Clash is behind Parklife Festival’s ‘HudMo Presents…’ stage, beside an olive green Portakabin. A “No Smoking” sign adorns its open window; the same window that’s bellowing smoke as if a volcanic eruption is imminent.
We're waiting to catch up with Action Bronson – catching odd glimpses of Joey Bada$$ and Bronson-collaborator Statik Selektah through the haze – when we're approached by his day-to-day manager Dro Greindstein, who requests that we do him a favour by avoiding any obvious questions.
“No, ‘What’s your favourite dish?’,” he offers as an example. And with some corners of the press clinging to the fact that the Queens rapper, born Ariyan Arslani, used to be a chef, we can't blame him.
Clash is late meeting Bronson – or, rather, Bronson is late meeting Clash. He apologies for the incident that’s set our time together back in the schedule: the loss, and subsequent recovery and return by a fan, of his iPhone.
“This is invaluable to me,” he says. “It has all of my music on there, and a whole list of numbers with full names. I don’t know what would have happened if I didn't get it back. I usually put it on the DJ table before I go into the crowd, but I must have forgotten.”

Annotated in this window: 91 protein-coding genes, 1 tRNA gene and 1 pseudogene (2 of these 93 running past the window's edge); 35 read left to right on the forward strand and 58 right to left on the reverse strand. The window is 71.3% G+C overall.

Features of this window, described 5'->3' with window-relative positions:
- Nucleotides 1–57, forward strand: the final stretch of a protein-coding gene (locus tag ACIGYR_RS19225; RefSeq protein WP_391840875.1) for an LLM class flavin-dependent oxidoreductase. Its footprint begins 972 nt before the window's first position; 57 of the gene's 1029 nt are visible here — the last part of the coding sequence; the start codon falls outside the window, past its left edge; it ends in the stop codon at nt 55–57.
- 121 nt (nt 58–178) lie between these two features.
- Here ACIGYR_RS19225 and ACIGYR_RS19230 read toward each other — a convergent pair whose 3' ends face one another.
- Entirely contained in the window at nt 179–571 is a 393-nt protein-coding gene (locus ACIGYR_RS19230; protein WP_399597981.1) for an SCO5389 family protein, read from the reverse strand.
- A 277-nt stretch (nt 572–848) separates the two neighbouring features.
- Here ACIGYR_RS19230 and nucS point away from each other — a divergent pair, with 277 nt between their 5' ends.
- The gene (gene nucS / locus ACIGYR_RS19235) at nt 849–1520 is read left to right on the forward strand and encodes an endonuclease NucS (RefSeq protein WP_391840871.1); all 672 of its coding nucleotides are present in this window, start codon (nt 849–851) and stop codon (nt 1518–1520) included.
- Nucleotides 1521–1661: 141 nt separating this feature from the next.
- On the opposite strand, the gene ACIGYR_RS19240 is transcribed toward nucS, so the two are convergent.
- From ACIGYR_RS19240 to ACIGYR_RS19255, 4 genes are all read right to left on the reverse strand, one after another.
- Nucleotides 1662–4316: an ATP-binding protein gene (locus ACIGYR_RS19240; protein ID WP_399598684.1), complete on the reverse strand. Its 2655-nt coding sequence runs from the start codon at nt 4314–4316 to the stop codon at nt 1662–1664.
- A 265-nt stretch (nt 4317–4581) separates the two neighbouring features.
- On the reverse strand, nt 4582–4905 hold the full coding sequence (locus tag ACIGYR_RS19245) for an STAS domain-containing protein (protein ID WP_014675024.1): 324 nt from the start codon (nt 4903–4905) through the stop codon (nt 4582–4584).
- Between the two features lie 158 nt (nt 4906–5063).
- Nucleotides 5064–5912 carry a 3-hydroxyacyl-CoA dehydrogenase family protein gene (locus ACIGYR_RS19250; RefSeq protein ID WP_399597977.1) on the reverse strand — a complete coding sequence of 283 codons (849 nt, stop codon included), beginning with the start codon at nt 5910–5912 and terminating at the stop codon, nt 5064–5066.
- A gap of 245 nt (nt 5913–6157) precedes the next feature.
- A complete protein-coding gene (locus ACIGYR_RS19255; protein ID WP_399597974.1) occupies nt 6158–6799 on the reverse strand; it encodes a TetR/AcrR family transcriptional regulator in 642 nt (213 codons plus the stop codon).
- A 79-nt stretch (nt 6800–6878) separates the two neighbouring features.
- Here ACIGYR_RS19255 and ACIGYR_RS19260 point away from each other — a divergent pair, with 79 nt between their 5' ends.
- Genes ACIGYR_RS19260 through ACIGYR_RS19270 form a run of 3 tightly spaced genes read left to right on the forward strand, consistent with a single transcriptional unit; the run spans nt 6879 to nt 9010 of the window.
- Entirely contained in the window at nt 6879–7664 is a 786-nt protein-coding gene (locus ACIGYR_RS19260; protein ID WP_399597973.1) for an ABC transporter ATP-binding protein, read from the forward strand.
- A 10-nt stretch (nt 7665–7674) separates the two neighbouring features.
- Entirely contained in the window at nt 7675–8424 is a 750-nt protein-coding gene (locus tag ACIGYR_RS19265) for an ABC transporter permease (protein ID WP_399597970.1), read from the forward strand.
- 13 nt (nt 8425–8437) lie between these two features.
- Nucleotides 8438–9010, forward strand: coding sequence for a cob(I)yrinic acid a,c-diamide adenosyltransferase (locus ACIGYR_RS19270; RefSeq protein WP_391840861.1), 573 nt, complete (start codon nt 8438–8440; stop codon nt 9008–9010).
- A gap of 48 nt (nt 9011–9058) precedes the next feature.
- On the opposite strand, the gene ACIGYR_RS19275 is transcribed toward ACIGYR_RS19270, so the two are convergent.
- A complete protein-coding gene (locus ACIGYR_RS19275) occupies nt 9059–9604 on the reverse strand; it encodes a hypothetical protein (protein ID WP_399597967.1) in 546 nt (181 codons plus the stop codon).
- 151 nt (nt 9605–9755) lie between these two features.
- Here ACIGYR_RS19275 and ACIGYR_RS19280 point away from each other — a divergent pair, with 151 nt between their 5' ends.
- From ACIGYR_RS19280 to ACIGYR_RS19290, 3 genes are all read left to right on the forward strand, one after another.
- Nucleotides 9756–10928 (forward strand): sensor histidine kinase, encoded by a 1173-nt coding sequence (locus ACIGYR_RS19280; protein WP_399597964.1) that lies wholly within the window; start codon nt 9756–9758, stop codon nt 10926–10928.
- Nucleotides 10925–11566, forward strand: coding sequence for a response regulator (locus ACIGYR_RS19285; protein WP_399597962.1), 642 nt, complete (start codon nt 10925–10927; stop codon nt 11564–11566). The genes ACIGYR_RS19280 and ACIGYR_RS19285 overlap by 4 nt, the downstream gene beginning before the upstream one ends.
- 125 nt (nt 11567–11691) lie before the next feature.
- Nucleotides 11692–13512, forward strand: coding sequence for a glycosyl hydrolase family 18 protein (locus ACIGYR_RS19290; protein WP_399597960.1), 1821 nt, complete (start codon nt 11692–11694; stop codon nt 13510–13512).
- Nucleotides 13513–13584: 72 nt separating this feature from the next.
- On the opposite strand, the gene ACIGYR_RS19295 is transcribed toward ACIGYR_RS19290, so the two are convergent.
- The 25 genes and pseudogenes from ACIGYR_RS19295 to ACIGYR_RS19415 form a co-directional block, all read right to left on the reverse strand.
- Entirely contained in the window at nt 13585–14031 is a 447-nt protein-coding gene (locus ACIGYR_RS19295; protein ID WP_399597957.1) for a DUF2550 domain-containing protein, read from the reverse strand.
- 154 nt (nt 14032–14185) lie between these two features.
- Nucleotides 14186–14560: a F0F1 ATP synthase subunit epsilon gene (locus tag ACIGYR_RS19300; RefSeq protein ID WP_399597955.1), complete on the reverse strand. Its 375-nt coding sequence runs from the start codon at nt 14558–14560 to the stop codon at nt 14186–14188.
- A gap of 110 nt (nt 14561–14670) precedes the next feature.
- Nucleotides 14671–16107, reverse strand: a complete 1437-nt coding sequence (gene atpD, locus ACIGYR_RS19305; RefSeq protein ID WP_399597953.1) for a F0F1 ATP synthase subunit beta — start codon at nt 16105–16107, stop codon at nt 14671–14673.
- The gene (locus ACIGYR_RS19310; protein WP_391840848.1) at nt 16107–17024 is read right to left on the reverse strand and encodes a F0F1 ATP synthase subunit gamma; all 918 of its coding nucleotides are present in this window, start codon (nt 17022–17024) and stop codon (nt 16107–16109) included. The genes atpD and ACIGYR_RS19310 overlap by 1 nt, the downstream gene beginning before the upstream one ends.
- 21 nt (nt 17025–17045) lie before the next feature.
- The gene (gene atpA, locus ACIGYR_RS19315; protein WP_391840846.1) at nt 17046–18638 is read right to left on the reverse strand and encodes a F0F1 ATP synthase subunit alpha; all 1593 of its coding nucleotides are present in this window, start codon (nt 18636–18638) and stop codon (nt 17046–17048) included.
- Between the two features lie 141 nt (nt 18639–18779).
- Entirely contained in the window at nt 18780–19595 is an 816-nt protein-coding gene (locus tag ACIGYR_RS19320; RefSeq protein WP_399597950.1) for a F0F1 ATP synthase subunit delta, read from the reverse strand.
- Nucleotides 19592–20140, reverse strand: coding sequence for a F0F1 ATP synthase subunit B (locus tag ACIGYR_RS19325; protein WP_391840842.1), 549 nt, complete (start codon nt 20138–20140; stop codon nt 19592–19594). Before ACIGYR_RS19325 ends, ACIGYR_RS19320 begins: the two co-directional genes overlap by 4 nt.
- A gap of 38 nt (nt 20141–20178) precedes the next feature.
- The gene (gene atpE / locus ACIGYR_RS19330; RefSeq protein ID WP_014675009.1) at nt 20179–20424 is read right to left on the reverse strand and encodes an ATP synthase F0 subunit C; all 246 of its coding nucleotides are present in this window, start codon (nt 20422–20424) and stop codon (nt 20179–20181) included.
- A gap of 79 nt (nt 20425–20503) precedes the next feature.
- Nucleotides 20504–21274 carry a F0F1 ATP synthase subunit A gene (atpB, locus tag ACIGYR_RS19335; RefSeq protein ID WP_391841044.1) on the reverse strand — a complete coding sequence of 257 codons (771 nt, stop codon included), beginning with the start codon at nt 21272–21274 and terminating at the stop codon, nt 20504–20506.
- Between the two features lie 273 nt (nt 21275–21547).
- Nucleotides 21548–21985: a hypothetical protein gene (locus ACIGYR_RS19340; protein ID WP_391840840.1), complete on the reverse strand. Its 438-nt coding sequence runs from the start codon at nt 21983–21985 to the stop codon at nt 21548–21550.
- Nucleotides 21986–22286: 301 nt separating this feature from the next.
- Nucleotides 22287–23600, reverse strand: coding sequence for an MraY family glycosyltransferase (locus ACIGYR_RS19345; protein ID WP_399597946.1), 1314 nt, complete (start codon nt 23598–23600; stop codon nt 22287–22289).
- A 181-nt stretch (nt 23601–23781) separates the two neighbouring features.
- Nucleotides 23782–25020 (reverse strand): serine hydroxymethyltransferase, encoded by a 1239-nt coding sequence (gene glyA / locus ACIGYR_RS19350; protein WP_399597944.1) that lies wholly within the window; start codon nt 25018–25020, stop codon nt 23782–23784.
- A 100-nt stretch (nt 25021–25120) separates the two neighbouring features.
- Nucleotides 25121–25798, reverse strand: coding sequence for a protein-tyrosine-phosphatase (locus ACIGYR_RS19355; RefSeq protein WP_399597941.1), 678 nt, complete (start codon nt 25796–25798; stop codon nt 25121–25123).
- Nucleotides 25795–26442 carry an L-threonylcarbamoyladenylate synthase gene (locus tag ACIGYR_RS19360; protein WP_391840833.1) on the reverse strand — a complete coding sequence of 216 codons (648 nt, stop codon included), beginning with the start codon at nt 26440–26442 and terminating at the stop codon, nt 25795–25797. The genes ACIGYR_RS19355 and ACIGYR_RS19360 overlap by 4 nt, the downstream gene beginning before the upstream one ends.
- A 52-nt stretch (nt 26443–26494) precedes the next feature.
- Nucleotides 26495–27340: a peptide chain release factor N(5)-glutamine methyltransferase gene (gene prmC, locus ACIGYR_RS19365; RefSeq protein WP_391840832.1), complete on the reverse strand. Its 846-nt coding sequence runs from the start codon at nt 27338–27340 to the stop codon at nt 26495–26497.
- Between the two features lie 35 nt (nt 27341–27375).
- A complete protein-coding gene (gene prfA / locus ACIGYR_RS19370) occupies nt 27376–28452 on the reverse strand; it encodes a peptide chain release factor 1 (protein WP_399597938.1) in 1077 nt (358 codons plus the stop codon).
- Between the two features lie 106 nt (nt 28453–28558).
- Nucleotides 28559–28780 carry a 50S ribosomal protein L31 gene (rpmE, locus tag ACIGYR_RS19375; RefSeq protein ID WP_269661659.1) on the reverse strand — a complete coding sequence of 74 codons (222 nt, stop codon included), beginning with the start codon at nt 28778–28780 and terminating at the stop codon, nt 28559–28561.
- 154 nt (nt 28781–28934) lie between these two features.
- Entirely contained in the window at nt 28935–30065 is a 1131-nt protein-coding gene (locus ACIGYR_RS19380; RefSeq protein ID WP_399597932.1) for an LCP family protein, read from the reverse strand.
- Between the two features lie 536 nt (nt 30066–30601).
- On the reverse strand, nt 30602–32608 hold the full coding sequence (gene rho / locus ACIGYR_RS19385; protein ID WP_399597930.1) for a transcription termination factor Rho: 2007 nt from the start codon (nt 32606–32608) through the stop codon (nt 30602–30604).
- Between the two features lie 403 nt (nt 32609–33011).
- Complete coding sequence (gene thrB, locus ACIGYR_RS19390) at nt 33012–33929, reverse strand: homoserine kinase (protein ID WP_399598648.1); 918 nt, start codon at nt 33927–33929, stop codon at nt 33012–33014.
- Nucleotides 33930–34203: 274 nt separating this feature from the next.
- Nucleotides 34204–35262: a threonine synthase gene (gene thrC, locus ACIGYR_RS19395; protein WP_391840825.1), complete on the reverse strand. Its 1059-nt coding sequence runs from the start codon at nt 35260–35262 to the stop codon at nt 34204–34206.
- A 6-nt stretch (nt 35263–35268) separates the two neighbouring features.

Venturing into his audience has become a staple of Bronson’s live sets. His fans douse him in beer as he wades in, dissecting the throng, reaching out to everyone without missing a bar. Greindstein explains that the MC doesn’t want to miss anyone out: “There could be a kid at the back, who can’t reach the front, and he wants to connect with them. He wants to show that he appreciates everybody.”
Says Bronson: “Going out into the crowd makes people happy. I don’t give a f*ck, I’m a New Yorker, and I'm going to go out there and do my thing regardless, for the people that are there for me.” Greindstein’s facial expression betrays concern, though, and he admits that Bronson’s audience adventures can scare him.